DENIEHY, Daniel Henry (1828-1865)


DENIEHY, Daniel Henry (1828-1865)
orator and miscellaneous writer
was born at Sydney on 16 August 1828 (Aust. Ency.). His father, Daniel John Deniehy, was an Irishman who had built tip a successful business in Sydney as a produce merchant. The son was educated at Sydney College, and when about 15 years of age was taken to England with the intention of being entered at an English university. His age and extremely small stature prevented this and he was placed under a private tutor. He afterwards visited Ireland and the Continent, where he developed the love of art shown afterwards in his writings. He returned to Sydney, was articled to N. D. Stenhouse, well known as a friend of literary men of the period, and was admitted to practice as an attorney and solicitor. In 1853 he delivered a series of lectures on literature at the Sydney school of arts, and in 1854 came into notice by making a vigorous speech against Wentworth's constitution bill at a public meeting in the Victoria Theatre. In the following year he married Adelaide Elizabeth Hoalls, who was on a visit from England. Her father, a man of means, did not approve of the match, cut himself off from his daughter, and left his money to charities. In May 1856 Deniehy moved to Goulburn where there was an opportunity for a man of his profession, and in February 1857 was returned to the legislative assembly for Argyle. He at first supported (Sir) Charles Cowper (q.v.), but afterwards became a strong opponent of him. He showed himself to be a master of sarcasm, but though always listened to with respect and interest, he could not compromise and gradually alienated his friends. He returned to Sydney in 1858, did a large amount of capable journalism, and made some brilliant speeches at public meetings and social gatherings; but he had unfortunately begun to give way to drink. He stood for West Sydney at the election in 1859 and was defeated, but two country electorates returned him. About this time he founded the Southern Cross newspaper in which much of his critical writing appeared. In October 1860 he moved and carried a resolution for the establishment of a free public library at Sydney. In the following year he retired from politics. In 1862, on the invitation of Sir Charles Gavan Duffy (q.v.) and others, he went to Melbourne and edited the Victorian, a Roman Catholic organ. Probably he had hoped to make a fresh start in a city far from his old associates, but two years later he returned to Sydney a wreck of his former self. He contributed some critical essays to the Sydney Morning Herald, and in 1865 endeavoured to take up legal work again at Bathurst. There he died in the local hospital on 22 October 1865. His wife and three daughters survived him. His statue is at the department of lands in Sydney.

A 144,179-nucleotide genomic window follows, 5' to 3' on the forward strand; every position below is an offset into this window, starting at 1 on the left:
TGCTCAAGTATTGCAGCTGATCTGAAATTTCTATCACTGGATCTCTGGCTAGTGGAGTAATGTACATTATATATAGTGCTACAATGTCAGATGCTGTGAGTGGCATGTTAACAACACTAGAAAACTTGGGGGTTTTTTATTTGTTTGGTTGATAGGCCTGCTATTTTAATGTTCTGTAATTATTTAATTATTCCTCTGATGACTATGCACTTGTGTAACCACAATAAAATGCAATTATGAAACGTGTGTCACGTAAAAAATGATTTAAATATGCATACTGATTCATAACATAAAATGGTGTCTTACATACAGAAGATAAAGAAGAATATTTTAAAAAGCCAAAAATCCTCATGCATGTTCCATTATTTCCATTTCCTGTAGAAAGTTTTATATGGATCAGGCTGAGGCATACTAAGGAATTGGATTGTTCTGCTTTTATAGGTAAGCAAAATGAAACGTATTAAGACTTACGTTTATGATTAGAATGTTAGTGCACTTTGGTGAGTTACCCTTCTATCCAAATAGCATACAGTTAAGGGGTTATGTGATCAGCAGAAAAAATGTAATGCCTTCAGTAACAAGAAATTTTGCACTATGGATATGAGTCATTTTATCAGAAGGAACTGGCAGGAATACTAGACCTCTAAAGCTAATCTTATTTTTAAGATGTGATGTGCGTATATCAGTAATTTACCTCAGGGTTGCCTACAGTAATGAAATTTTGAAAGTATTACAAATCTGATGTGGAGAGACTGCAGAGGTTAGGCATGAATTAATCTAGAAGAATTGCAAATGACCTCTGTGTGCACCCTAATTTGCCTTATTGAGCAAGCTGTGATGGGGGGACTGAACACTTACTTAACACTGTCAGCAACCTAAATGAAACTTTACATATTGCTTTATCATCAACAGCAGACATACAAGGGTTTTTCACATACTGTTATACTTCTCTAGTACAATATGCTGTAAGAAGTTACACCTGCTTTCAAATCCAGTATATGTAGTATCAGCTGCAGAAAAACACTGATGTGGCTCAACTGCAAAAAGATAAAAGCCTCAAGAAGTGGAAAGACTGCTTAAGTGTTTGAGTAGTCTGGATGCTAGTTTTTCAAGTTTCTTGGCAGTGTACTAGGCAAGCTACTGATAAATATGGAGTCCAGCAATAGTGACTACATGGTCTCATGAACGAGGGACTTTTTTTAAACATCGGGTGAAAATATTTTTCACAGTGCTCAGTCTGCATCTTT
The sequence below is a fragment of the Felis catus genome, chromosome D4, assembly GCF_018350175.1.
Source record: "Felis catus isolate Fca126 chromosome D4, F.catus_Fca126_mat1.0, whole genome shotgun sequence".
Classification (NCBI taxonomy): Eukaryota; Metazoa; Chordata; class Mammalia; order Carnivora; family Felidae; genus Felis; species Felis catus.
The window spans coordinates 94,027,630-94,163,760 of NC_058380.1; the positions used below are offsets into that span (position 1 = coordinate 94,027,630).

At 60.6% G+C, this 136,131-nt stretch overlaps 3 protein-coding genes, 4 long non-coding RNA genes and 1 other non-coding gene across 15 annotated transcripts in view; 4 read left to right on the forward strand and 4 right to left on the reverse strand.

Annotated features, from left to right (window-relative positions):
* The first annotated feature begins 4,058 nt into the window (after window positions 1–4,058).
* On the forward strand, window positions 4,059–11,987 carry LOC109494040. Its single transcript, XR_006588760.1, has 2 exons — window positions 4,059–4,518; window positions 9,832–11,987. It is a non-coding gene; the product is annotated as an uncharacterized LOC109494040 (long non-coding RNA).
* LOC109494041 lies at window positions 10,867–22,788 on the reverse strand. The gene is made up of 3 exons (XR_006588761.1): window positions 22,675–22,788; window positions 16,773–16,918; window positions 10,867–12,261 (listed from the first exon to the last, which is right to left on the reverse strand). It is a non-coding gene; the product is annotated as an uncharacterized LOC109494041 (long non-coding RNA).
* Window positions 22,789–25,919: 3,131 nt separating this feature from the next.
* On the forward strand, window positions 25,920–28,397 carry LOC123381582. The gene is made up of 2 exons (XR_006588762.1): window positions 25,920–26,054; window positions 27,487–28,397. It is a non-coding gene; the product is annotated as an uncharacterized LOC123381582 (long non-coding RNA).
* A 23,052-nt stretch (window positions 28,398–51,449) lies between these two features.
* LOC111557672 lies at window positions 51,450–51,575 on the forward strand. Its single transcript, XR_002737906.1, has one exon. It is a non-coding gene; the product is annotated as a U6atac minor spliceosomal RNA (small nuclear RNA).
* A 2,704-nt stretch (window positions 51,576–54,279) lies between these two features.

Deniehy was short in stature and delicate in frame. His brilliance as a speaker was long remembered in Sydney, he was a good literary critic, and one of the best journalists of his period. He wrote a little good verse, two of his lyrics have been included in several anthologies. In parliament he was brilliant and honest but unable to fit in with the conditions of his time. This combined with his unfortunate failing made it impossible for him to exercise the full influence of his fine intellect.
E. A. Marlin, The Life and Speeches of Daniel Henry Deniehy; G. B. Barton, The Poets and Prose Writers of New South Wales, and Literature in New South Wales, pp. 55-63; W. B. Dalley, Introduction to reprint of Deniehy's The Attorney-General of New Barataria; Sydney Morning Herald, 27 October 1865; The Bulletin, Red Page, 17 September 1898; Aubrey Halloran, Journal and Proceedings Royal Australian Historical Society, vol. XII, pp. 341-5.

Dictionary of Australian Biography by PERCIVAL SERLE. . 1949.

Look at other dictionaries:

  • Daniel Deniehy — Daniel Henry Deniehy (18 August 1828[1] – 22 October 1865) was an Australian journalist, orator and politician; and early advocate of democracy in colonial New South Wales. Contents 1 Early life 2 Career …   Wikipedia

  • List of drug-related deaths — The following is a list of notable people who have died from drug related causes. Criteria for inclusion are death from overdose, death from organ failure/illness due to or exacerbated by drug use, or death from suicide/misadventure under the… …   Wikipedia

  • Australia — • Includes history, education, and religious statistics Catholic Encyclopedia. Kevin Knight. 2006. Australia     Australia     † …   Catholic encyclopedia


Share the article and excerpts

Direct link
Do a right-click on the link above
and select “Copy Link”

We are using cookies for the best presentation of our site. Continuing to use this site, you agree with this.